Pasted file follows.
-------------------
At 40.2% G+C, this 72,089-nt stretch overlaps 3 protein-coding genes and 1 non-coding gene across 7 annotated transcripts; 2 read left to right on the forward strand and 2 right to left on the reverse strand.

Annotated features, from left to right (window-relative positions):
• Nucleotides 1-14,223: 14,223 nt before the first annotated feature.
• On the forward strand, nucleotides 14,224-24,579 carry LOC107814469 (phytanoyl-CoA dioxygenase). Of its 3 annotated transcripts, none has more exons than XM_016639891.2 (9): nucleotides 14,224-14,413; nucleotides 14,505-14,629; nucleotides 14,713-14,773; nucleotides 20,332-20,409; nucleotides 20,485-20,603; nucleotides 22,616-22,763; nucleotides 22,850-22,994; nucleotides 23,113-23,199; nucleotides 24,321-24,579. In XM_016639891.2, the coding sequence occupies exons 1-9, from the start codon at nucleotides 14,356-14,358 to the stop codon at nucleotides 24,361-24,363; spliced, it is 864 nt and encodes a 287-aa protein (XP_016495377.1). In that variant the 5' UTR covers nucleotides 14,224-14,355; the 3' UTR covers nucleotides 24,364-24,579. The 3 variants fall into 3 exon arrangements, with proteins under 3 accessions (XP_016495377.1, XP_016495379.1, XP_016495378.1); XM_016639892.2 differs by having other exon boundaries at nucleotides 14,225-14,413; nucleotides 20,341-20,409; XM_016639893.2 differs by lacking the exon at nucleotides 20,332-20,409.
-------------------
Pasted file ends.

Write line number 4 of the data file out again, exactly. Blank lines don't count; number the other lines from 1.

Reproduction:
• On the forward strand, nucleotides 14,224-24,579 carry LOC107814469 (phytanoyl-CoA dioxygenase). Of its 3 annotated transcripts, none has more exons than XM_016639891.2 (9): nucleotides 14,224-14,413; nucleotides 14,505-14,629; nucleotides 14,713-14,773; nucleotides 20,332-20,409; nucleotides 20,485-20,603; nucleotides 22,616-22,763; nucleotides 22,850-22,994; nucleotides 23,113-23,199; nucleotides 24,321-24,579. In XM_016639891.2, the coding sequence occupies exons 1-9, from the start codon at nucleotides 14,356-14,358 to the stop codon at nucleotides 24,361-24,363; spliced, it is 864 nt and encodes a 287-aa protein (XP_016495377.1). In that variant the 5' UTR covers nucleotides 14,224-14,355; the 3' UTR covers nucleotides 24,364-24,579. The 3 variants fall into 3 exon arrangements, with proteins under 3 accessions (XP_016495377.1, XP_016495379.1, XP_016495378.1); XM_016639892.2 differs by having other exon boundaries at nucleotides 14,225-14,413; nucleotides 20,341-20,409; XM_016639893.2 differs by lacking the exon at nucleotides 20,332-20,409.